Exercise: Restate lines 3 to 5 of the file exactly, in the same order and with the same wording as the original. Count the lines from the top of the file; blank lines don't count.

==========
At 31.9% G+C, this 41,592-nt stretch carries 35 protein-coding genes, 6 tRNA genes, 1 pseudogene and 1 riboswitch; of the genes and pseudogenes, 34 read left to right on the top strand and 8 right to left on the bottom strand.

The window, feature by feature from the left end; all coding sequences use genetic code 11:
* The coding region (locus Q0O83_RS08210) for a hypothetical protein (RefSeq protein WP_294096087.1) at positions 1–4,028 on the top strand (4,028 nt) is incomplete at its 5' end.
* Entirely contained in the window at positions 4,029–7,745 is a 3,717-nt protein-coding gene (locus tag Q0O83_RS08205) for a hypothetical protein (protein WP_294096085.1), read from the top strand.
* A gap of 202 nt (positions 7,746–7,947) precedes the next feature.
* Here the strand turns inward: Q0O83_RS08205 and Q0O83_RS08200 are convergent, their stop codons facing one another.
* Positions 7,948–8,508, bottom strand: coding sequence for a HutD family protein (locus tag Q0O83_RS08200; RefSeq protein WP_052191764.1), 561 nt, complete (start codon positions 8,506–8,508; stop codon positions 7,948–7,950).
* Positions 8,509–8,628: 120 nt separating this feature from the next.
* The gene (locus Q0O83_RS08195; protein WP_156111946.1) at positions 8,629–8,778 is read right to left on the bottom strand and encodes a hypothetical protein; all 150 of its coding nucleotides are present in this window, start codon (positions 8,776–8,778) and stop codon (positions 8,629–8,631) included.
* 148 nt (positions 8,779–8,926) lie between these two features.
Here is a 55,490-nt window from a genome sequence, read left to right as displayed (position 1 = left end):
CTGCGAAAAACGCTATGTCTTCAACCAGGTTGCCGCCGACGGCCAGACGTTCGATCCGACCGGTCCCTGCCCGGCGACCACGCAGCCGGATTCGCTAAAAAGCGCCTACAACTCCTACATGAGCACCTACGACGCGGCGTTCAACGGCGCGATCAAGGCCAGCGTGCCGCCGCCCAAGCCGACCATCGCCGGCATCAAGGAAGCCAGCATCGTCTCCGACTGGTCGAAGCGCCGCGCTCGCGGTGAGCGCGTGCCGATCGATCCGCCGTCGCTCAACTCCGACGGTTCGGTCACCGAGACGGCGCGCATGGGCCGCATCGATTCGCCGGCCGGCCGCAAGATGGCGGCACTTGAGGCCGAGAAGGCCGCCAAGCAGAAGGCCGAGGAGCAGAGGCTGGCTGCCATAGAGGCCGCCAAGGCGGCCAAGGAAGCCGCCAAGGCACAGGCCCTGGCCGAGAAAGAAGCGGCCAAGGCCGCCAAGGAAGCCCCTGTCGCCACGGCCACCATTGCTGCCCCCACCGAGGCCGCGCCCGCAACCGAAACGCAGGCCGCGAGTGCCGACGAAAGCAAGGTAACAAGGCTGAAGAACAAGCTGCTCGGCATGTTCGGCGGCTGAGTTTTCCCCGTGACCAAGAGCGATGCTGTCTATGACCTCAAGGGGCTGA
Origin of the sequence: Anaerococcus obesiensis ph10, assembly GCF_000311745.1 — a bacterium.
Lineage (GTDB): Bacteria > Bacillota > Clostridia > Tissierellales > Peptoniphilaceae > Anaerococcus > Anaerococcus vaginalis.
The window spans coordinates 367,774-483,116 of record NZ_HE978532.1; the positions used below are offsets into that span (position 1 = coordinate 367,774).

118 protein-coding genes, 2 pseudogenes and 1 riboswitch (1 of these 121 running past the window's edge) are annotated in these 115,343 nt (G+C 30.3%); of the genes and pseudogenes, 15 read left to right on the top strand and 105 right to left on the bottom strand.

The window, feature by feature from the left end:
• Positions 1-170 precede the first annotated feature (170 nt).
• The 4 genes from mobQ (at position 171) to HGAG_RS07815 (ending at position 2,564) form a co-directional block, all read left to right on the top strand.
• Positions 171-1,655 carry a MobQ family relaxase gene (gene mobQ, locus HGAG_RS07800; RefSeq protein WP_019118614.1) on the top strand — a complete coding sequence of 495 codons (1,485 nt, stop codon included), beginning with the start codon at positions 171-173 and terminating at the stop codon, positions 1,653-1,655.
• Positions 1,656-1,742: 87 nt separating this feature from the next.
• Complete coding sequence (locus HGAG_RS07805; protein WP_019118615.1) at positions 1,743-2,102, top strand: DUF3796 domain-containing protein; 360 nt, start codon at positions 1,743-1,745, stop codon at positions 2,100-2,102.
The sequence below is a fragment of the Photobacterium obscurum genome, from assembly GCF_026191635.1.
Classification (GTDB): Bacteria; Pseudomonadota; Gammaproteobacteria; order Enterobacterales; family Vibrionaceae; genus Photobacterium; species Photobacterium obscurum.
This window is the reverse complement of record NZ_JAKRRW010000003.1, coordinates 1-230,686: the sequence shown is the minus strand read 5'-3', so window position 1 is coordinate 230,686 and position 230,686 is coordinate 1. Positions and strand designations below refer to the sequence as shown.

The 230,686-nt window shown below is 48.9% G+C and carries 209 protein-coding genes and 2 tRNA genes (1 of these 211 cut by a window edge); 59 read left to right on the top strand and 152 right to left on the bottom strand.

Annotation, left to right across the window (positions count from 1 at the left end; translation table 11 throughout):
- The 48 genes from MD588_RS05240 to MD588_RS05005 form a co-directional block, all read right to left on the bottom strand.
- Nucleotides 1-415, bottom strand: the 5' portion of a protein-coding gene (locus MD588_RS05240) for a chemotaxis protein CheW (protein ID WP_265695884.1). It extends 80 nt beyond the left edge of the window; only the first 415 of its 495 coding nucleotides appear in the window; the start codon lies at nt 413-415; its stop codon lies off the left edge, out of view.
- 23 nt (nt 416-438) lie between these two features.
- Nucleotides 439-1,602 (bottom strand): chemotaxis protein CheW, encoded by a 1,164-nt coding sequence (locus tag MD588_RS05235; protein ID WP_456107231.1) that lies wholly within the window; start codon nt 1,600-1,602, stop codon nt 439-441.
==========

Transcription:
* The coding region (locus Q0O83_RS08210) for a hypothetical protein (RefSeq protein WP_294096087.1) at positions 1–4,028 on the top strand (4,028 nt) is incomplete at its 5' end.
* Entirely contained in the window at positions 4,029–7,745 is a 3,717-nt protein-coding gene (locus tag Q0O83_RS08205) for a hypothetical protein (protein WP_294096085.1), read from the top strand.
* A gap of 202 nt (positions 7,746–7,947) precedes the next feature.